When it comes to video games, especially Metroidvania-style platformers, I’ve a couple of requirements: off-plot exploration, an excellent soundtrack and, most difficult of all to satisfy, an aesthetic based on medieval Spain’s particularly esoteric form of Catholicism.
Oh, look. Here comes Blasphemous.
Set in the far-off land of Custodia, the narrative of Blasphemous takes place some time after a strange curse – known only as The Miracle – has degraded the country’s people and landscape into twisted versions of themselves, tormented by grief and self-loathing. The player character – eternally silent, wearing an iron version the flagellant’s capirote and known only as the Penitent One – awakes on a pile of corpses and, taking up the sword known as Mea Culpa, sets out to lift this curse. A bestiary of enemies – from shambling prisoners to radiant angels, fire-scorched nuns to bejewelled saints – stands between you and this goal.
The first thing that strikes the player is that Blasphemous is, in a very dark and tainted way, utterly beautiful. The game environment – whether half-flooded sewers or echoing cathedrals – is rendered in a retro, pixel-art style that is deceptive in its detail and wonderfully full of depth given its 2D nature. The denizens of these various domains are equally well presented; muscles bulge as semi-naked figures sweep their stone crosses at you and swordswomen shift their weight before striking. This is all cloaked in the game’s wonderful soundtrack of ominous cello and Spanish guitar, blending with martial fanfares as the action builds.
Blasphemous has been touted by the games press as a “Soulsvania”, a blend that takes from the Dark Souls series as much as it does platforming classics like Metroid and Castlevania. This is sort of half true. You will dodge a lot, you will die a lot, you recover health through an Estus-esque collection of flasks, and you drop bundles of energy (known, appropriately enough for the Catholic setting, as Guilt) when you die. The game is also heavily focused on the player realising that they can, for the most part, simply avoid lesser enemies to get to the many bosses that are their true targets. Yet few of these elements are unique to Dark Souls. In fact, what Blasphemous owes most to Dark Souls is not combat at all but how its plot is recounted through dialogue with disinterested NPCs and the epistolic fragments attached to items. Equally, Blasphemous isn’t a true Metroidvania in that none of the many power-ups and abilities you find on your travels – depicted here as rosary beads and relics – are needed to complete the game. No double-jumps or mist-forms suddenly revealing areas of the map here, just a handful of baubles and bones.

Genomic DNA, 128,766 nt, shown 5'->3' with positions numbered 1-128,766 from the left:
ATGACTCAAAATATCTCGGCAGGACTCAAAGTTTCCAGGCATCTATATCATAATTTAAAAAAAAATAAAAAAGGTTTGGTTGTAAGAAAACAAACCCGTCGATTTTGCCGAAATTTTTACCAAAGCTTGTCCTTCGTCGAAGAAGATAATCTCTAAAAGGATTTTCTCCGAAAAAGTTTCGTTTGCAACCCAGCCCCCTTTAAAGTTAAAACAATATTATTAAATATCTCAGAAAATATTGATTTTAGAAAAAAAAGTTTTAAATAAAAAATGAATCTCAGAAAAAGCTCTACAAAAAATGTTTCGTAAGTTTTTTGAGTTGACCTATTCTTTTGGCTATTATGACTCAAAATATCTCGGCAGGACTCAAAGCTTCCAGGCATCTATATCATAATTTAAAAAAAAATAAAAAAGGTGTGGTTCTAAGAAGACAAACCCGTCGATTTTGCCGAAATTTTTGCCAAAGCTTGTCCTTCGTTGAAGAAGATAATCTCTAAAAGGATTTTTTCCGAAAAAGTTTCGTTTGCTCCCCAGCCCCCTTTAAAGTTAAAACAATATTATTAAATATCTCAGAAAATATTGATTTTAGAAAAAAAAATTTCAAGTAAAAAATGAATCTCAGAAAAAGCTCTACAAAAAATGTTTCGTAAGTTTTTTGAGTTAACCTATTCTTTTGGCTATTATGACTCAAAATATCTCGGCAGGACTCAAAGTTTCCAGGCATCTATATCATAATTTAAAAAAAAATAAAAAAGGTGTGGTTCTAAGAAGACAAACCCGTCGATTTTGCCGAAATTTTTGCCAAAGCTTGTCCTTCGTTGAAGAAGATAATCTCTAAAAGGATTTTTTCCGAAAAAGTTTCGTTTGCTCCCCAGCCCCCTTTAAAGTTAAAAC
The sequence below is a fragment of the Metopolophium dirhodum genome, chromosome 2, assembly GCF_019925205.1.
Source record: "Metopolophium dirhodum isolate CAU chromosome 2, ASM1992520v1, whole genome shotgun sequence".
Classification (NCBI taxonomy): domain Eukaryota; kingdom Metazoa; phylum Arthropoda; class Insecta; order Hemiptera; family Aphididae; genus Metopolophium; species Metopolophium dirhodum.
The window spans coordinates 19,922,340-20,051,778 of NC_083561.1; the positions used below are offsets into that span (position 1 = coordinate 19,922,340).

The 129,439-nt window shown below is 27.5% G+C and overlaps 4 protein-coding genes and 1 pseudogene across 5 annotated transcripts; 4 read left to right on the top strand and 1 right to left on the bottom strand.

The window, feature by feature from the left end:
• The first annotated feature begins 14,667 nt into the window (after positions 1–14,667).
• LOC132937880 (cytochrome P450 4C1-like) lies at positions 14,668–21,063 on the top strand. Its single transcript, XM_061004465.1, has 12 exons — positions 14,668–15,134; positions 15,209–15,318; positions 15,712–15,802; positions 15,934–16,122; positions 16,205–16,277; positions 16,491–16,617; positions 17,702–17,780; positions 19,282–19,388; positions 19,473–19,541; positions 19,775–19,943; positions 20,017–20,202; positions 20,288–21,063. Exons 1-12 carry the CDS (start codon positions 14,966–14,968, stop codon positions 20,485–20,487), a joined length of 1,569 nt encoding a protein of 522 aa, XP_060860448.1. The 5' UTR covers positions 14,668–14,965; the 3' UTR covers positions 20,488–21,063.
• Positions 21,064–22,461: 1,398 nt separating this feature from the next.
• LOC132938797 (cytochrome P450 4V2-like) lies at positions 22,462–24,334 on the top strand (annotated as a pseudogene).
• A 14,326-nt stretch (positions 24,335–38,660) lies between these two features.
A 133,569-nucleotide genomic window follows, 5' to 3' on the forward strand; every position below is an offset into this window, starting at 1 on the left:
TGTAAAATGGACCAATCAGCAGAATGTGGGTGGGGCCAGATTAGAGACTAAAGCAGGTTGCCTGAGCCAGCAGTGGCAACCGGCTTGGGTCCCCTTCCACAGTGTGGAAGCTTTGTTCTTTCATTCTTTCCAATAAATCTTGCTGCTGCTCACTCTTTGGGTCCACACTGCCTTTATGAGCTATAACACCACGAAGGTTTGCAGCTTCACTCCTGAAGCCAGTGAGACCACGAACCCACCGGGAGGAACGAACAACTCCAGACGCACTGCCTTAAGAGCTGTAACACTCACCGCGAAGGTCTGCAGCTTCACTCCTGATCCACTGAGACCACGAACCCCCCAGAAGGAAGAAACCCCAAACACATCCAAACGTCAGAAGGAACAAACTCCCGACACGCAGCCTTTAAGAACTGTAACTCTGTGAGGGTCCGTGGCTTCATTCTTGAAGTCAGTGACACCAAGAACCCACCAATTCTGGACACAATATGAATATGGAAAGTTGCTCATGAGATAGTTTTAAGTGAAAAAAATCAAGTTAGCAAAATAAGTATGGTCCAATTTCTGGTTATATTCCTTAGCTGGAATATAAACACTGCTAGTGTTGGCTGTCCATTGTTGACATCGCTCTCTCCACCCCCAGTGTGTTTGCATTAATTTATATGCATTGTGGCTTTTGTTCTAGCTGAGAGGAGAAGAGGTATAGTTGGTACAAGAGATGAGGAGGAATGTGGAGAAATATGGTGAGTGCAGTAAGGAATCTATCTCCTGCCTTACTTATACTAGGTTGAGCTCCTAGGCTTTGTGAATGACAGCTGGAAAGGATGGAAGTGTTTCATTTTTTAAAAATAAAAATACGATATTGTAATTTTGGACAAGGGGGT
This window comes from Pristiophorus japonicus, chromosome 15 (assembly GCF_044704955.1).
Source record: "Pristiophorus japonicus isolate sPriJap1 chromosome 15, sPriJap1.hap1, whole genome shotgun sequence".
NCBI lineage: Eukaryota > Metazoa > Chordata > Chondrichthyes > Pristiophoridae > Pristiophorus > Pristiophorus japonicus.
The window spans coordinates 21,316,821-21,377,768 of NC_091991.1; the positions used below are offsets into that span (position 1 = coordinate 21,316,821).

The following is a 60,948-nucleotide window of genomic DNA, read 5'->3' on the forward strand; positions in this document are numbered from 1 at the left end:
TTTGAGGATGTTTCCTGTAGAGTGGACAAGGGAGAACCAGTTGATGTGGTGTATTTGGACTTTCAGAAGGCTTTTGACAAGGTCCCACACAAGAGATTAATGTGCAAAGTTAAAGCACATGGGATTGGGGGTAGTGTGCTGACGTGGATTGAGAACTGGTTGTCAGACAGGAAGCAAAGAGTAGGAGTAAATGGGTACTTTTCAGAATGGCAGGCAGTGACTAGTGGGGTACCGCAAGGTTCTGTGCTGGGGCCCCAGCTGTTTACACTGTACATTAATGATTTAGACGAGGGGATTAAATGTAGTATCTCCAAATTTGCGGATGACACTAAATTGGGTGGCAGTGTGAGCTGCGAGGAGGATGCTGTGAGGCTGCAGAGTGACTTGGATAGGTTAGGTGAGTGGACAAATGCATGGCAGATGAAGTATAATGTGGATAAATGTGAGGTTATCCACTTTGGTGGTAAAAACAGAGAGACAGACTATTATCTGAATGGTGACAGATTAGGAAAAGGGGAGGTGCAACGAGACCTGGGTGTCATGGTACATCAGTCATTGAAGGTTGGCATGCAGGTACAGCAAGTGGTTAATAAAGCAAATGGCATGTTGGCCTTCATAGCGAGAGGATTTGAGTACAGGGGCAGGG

What Blasphemous is, however, is a very solid and engaging old-school, side-on platformer, wrapped in a startlingly accomplished aesthetic. It’s far from perfect – core tasks like jumping can become frustrating when the Penitent One’s tendency to cling to every ledge is mixed with insta-kill spikes that lurk just off screen, for example, and voice acting is of variable quality – but it has everything I want from a game like this. The sense of achievement against adversity, another element taken from Dark Souls’ design brief, and the game’s sheer addictiveness mean I would choose this over the otherwise similar Dead Cells every time.
Which is all well and good, say attentive readers, but what’s this game doing in a horror criticism website? The answer to that is simple; Blasphemous does what horror does in that it takes the expected and shows what happens when it is twisted, perverted into something else. Blasphemous takes the finest elements of religion – faith, duty, humility – and shows how they can be corrupted into obsession, dogma and arrogance. It does this within the game, but it also does it to the player. The standard gamer mantra of “one more go” becomes muttered through gritted teeth as mistake after mistake is blamed on poor hit-boxes or unfair enemies when, in fact, every decision is up to you, every move made by you.
And who is resurrecting all those enemies, raising them forcibly from their rest, only to be killed again and again and again if it is not you, the player, in your quest for glory?